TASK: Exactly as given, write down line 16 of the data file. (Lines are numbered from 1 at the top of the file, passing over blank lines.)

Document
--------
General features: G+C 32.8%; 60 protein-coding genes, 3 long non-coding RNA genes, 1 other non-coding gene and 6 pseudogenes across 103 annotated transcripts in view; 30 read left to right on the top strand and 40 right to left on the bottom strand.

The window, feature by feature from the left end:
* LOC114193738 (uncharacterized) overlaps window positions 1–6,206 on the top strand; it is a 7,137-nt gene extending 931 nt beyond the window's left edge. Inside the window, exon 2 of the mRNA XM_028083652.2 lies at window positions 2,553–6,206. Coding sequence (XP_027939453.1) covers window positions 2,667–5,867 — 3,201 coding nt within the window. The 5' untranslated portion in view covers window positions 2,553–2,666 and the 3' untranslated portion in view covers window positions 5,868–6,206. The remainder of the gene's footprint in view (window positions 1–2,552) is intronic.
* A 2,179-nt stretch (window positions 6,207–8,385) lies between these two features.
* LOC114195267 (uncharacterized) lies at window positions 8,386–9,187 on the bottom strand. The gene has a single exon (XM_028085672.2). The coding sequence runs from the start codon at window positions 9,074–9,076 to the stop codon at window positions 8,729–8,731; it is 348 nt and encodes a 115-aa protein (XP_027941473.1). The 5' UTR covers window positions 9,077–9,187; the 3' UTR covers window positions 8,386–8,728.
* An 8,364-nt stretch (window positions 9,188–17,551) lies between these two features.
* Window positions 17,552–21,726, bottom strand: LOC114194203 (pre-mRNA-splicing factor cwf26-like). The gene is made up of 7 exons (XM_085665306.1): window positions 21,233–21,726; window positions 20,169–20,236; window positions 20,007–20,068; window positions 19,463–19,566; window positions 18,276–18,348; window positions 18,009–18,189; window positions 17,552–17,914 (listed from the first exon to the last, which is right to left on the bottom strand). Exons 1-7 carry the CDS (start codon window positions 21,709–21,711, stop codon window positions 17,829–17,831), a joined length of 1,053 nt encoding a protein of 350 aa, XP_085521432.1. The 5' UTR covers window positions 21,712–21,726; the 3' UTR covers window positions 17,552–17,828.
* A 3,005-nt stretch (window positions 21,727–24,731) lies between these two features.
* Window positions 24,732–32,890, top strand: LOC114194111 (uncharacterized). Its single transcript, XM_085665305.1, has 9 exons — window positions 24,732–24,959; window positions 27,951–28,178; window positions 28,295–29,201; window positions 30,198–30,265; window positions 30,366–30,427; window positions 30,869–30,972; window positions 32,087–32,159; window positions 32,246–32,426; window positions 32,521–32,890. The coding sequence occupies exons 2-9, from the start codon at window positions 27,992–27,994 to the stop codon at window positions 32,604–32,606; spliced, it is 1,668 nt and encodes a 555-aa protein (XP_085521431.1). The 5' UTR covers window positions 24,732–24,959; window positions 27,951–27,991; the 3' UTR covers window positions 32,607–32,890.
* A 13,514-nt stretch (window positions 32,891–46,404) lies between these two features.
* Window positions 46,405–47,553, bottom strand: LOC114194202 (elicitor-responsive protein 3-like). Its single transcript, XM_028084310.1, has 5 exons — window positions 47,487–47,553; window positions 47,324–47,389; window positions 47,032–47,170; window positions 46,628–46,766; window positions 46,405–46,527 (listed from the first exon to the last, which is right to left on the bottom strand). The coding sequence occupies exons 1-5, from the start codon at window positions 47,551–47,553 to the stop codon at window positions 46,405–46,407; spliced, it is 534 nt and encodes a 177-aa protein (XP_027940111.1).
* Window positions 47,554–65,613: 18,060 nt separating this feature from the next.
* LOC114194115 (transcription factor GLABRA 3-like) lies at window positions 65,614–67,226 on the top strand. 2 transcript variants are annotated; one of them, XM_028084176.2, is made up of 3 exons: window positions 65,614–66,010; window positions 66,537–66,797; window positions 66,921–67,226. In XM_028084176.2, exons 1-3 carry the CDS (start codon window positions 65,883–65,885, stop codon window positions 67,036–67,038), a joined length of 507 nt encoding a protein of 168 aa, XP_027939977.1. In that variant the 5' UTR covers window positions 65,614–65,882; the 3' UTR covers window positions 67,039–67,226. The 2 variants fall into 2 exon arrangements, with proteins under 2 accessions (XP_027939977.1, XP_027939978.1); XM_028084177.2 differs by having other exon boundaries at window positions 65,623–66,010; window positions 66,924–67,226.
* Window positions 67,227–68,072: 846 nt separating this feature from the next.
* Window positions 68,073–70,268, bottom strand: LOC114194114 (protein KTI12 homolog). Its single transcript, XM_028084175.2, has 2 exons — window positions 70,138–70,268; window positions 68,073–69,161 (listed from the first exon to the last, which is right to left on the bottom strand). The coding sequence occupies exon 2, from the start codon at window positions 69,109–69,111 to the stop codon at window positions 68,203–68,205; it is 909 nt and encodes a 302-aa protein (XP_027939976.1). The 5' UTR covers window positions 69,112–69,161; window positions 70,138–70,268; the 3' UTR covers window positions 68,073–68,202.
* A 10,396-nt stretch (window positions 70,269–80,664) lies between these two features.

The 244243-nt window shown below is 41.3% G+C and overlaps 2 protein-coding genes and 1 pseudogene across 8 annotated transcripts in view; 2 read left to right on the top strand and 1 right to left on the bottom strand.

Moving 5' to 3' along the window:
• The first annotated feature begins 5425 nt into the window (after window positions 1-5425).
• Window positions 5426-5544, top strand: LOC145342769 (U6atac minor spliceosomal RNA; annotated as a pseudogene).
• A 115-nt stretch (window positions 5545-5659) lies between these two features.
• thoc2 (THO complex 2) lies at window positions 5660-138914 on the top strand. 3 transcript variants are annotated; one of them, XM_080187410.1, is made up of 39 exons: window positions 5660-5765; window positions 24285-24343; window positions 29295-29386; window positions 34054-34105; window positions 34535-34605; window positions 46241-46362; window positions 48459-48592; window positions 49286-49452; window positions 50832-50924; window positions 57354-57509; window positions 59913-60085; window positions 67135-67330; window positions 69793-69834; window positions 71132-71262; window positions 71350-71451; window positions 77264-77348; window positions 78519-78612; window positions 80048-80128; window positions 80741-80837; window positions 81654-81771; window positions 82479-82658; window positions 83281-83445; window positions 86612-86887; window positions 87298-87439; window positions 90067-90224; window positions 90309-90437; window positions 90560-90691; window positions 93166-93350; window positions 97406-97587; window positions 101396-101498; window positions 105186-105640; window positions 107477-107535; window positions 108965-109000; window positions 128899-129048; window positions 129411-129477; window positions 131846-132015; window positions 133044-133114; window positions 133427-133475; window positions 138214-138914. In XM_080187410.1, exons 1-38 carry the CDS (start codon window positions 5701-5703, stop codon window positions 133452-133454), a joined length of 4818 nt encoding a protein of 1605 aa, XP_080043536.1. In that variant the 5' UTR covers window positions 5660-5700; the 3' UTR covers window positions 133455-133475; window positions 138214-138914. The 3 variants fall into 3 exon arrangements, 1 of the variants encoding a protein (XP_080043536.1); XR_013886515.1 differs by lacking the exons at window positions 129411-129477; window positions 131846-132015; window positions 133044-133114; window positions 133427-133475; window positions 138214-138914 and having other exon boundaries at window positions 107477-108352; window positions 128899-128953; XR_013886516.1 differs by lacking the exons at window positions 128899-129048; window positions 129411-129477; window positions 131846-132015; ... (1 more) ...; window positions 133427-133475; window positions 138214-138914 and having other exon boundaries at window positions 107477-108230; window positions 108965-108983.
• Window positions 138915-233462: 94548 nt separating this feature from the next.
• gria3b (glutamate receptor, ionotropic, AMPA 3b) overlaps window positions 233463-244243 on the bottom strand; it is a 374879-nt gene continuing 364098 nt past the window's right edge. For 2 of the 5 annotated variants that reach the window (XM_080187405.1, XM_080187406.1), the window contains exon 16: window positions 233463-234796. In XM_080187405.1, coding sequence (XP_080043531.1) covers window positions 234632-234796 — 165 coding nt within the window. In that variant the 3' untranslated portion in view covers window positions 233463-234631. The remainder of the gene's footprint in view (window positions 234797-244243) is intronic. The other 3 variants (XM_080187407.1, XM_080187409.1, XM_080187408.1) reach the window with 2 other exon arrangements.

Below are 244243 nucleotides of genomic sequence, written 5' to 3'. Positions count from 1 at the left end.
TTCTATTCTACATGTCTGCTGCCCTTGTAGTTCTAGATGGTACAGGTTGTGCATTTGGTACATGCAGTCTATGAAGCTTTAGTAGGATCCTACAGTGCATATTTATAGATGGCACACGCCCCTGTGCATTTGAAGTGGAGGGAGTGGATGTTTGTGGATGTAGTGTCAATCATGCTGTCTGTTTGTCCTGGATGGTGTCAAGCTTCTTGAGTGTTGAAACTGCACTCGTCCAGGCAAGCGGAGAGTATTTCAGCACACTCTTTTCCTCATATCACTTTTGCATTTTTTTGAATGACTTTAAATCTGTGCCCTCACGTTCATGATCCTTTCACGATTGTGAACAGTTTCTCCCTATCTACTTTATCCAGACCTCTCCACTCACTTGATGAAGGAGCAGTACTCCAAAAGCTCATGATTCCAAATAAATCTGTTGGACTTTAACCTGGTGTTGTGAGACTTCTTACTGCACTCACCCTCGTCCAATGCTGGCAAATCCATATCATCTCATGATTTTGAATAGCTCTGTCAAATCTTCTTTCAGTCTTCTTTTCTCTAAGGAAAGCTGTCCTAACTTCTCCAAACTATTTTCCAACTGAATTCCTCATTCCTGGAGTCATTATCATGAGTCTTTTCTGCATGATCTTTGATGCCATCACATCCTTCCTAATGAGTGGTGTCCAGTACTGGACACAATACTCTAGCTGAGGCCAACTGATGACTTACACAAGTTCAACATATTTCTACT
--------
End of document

* A 10,396-nt stretch (window positions 70,269–80,664) lies between these two features.